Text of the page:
|US20090081896 *||20 Nov 2008||26 Mar 2009||Cooper Technologies Company||Separable Electrical Connector with Reduced Risk of Flashover|
|US20090100675 *||22 Dec 2008||23 Apr 2009||Cooper Technologies Company||Method for manufacturing a shield housing for a separable connector|
|US20090108847 *||31 Oct 2007||30 Apr 2009||Cooper Technologies Company||Fully Insulated Fuse Test and Ground Device|
|US20090111324 *||22 Dec 2008||30 Apr 2009||Cooper Technologies Company||Shield Housing for a Separable Connector|
|US20090215299 *||27 Feb 2008||27 Aug 2009||Cooper Technologies Company||Two-material separable insulated connector|
|US20090215313 *||25 Feb 2008||27 Aug 2009||Cooper Technologies Company||Separable connector with reduced surface contact|
|US20090215321 *||25 Feb 2008||27 Aug 2009||Cooper Technologies Company||Push-then-pull operation of a separable connector system|
|US20090233472 *||12 Mar 2008||17 Sep 2009||David Charles Hughes||Electrical Connector with Fault Closure Lockout|
|US20090255106 *||11 Apr 2008||15 Oct 2009||Cooper Technologies Company||Method of using an extender for a separable insulated connector|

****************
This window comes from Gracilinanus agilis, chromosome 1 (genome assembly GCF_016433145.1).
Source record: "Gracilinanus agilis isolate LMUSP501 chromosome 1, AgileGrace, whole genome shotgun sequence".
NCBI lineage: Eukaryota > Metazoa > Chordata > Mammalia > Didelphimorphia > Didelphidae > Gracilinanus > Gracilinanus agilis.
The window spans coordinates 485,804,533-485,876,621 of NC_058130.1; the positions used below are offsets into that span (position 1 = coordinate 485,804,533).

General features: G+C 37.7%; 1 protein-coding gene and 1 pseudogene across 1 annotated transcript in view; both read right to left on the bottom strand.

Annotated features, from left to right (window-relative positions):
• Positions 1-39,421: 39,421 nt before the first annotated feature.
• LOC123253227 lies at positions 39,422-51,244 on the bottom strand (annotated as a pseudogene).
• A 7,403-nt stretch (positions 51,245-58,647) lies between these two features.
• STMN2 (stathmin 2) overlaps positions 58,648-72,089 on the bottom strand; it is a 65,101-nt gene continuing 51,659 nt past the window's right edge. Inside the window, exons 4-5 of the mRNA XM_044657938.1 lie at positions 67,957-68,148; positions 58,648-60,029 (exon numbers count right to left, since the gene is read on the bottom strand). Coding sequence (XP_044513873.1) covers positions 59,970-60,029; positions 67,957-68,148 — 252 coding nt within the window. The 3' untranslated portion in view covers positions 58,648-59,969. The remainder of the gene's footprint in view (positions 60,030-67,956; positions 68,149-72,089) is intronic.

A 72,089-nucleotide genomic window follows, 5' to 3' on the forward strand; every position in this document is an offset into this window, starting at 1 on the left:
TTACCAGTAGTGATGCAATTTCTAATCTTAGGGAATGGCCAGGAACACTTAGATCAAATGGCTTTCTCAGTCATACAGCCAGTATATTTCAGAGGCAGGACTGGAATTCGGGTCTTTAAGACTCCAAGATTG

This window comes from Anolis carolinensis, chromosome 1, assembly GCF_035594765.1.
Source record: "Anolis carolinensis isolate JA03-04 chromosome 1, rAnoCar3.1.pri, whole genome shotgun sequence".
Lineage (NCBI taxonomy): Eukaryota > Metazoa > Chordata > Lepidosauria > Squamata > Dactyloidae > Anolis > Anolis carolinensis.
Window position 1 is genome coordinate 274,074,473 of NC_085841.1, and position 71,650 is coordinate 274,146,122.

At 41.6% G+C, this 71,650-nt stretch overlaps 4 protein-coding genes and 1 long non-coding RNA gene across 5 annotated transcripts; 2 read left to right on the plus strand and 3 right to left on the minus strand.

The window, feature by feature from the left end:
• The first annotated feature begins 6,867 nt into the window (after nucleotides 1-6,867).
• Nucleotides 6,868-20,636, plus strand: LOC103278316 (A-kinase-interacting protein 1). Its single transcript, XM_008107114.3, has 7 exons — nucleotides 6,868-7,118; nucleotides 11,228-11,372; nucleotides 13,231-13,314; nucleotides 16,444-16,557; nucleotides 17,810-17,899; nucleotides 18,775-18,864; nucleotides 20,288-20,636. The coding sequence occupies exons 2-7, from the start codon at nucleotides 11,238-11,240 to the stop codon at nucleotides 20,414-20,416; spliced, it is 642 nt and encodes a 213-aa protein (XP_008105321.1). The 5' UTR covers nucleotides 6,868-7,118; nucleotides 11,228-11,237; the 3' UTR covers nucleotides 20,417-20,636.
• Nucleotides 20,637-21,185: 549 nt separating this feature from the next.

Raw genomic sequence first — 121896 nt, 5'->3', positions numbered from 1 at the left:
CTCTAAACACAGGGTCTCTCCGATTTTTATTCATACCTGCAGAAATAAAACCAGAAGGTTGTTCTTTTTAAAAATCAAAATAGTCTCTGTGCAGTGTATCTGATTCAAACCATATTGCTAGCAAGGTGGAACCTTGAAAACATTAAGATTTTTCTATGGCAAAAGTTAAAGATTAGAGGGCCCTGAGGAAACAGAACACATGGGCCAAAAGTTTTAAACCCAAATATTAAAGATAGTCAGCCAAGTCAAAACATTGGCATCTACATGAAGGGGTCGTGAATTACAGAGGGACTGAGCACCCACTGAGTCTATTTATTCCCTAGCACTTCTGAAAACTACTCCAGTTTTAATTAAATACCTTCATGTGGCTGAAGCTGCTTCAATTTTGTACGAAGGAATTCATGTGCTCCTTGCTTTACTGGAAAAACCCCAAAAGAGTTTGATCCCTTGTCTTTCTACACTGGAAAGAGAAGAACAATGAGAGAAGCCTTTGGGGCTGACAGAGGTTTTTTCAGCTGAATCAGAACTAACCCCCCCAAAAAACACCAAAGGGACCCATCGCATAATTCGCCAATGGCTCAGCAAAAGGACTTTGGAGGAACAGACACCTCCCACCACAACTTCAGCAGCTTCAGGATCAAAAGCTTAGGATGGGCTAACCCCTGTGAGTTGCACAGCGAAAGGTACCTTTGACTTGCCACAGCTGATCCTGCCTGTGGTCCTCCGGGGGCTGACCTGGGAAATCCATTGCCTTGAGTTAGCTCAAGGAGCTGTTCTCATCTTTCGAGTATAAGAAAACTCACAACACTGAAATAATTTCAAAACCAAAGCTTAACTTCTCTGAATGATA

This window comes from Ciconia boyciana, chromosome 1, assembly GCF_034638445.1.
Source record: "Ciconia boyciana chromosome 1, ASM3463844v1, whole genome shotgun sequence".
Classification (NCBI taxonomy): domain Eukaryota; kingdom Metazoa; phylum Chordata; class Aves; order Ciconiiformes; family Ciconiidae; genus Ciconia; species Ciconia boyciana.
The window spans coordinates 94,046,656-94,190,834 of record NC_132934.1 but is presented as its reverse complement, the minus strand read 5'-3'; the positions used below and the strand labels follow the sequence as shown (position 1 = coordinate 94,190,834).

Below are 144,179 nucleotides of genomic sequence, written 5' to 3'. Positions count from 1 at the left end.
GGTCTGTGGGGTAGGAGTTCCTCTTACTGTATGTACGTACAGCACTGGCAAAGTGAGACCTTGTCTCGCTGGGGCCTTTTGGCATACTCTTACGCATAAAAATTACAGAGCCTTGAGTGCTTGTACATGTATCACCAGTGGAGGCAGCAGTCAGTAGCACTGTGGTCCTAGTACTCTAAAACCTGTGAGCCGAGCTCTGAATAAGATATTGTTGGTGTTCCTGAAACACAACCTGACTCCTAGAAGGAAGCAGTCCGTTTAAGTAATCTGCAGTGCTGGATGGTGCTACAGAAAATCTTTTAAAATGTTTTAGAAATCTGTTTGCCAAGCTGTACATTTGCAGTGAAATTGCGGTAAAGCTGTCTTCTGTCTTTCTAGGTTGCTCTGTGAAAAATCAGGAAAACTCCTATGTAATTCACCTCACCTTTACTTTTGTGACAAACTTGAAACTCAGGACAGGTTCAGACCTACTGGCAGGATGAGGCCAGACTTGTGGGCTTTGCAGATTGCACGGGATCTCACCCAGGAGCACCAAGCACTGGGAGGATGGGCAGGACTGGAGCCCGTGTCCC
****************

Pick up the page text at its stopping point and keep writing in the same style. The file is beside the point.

|US20090258547 *||11 Apr 2008||15 Oct 2009||Cooper Technologies Company||Extender for a separable insulated connector|
|US20100048046 *||25 Aug 2008||25 Feb 2010||Cooper Industries, Ltd.||Electrical connector including a ring and a ground shield|
|US20100068907 *||23 Nov 2009||18 Mar 2010||Cooper Technologies Company||Visual latching indicator arrangement for an electrical bushing and terminator|
|US20100240245 *||23 Dec 2009||23 Sep 2010||Cooper Technologies Company||Jacket Sleeve with Grippable Tabs for a Cable Connector|
|US20110081793 *||7 Dec 2010||7 Apr 2011||Cooper Technologies Company||Separable Electrical Connector with Reduced Risk of Flashover|
|U.S. Classification||439/184, 439/592|
|6 Aug 1990||AS||Assignment|
Owner name: MANUFACTURERS HANOVER TRUST COMPANY, NEW YORK
Free format text: SECURITY INTEREST;ASSIGNOR:AMERACE CORPORATION;REEL/FRAME:005465/0013
Effective date: 19900731
|18 Nov 1988||AS||Assignment|
Owner name: COOPER POWER ACQUISITION COMPANY, A CORP. OF DE
Free format text: MERGER;ASSIGNOR:RTE CORPORATION;REEL/FRAME:005077/0379
Effective date: 19880725
Owner name: COOPER POWER SYSTEMS, INC.,, STATELESS
Free format text: CHANGE OF NAME;ASSIGNOR:COOPER POWER ACQUISTION COMPANY;REEL/FRAME:005060/0052
Effective date: 19881114